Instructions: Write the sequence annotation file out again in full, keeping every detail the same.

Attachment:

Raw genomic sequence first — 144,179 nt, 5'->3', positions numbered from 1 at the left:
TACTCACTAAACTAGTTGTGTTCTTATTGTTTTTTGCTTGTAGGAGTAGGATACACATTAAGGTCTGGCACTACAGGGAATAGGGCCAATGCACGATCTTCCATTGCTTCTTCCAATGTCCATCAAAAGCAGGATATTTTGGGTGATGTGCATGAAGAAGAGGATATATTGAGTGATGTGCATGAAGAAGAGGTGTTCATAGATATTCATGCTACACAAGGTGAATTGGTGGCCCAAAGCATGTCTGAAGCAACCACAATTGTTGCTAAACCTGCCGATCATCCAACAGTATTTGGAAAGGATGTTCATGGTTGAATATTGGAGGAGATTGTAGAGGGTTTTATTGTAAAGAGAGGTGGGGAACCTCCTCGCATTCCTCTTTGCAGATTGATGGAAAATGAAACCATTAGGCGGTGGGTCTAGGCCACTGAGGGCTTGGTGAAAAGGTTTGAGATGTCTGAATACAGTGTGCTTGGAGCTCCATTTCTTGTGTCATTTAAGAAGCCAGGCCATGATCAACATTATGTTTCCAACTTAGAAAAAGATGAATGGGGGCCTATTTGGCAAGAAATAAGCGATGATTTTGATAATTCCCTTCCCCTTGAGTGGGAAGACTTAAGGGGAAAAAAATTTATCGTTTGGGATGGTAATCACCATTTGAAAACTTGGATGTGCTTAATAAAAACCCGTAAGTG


Raw genomic sequence first — 144,179 nt, 5'->3', positions numbered from 1 at the left:
TACTCACTAAACTAGTTGTGTTCTTATTGTTTTTTGCTTGTAGGAGTAGGATACACATTAAGGTCTGGCACTACAGGGAATAGGGCCAATGCACGATCTTCCATTGCTTCTTCCAATGTCCATCAAAAGCAGGATATTTTGGGTGATGTGCATGAAGAAGAGGATATATTGAGTGATGTGCATGAAGAAGAGGTGTTCATAGATATTCATGCTACACAAGGTGAATTGGTGGCCCAAAGCATGTCTGAAGCAACCACAATTGTTGCTAAACCTGCCGATCATCCAACAGTATTTGGAAAGGATGTTCATGGTTGAATATTGGAGGAGATTGTAGAGGGTTTTATTGTAAAGAGAGGTGGGGAACCTCCTCGCATTCCTCTTTGCAGATTGATGGAAAATGAAACCATTAGGCGGTGGGTCTAGGCCACTGAGGGCTTGGTGAAAAGGTTTGAGATGTCTGAATACAGTGTGCTTGGAGCTCCATTTCTTGTGTCATTTAAGAAGCCAGGCCATGATCAACATTATGTTTCCAACTTAGAAAAAGATGAATGGGGGCCTATTTGGCAAGAAATAAGCGATGATTTTGATAATTCCCTTCCCCTTGAGTGGGAAGACTTAAGGGGAAAAAAATTTATCGTTTGGGATGGTAATCACCATTTGAAAACTTGGATGTGCTTAATAAAAACCCGTAAGTG